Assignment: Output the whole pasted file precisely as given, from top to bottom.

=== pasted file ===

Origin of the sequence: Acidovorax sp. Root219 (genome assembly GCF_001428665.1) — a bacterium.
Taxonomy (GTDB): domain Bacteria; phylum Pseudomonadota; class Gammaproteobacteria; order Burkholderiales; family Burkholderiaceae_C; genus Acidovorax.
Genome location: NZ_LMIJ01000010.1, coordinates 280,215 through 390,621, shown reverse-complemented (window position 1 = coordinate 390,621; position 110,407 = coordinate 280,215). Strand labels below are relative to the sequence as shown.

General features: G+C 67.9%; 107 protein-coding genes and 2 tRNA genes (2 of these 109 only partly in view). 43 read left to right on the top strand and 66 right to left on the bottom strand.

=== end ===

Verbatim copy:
Origin of the sequence: Acidovorax sp. Root219 (genome assembly GCF_001428665.1) — a bacterium.
Taxonomy (GTDB): domain Bacteria; phylum Pseudomonadota; class Gammaproteobacteria; order Burkholderiales; family Burkholderiaceae_C; genus Acidovorax.
Genome location: NZ_LMIJ01000010.1, coordinates 280,215 through 390,621, shown reverse-complemented (window position 1 = coordinate 390,621; position 110,407 = coordinate 280,215). Strand labels below are relative to the sequence as shown.

General features: G+C 67.9%; 107 protein-coding genes and 2 tRNA genes (2 of these 109 only partly in view). 43 read left to right on the top strand and 66 right to left on the bottom strand.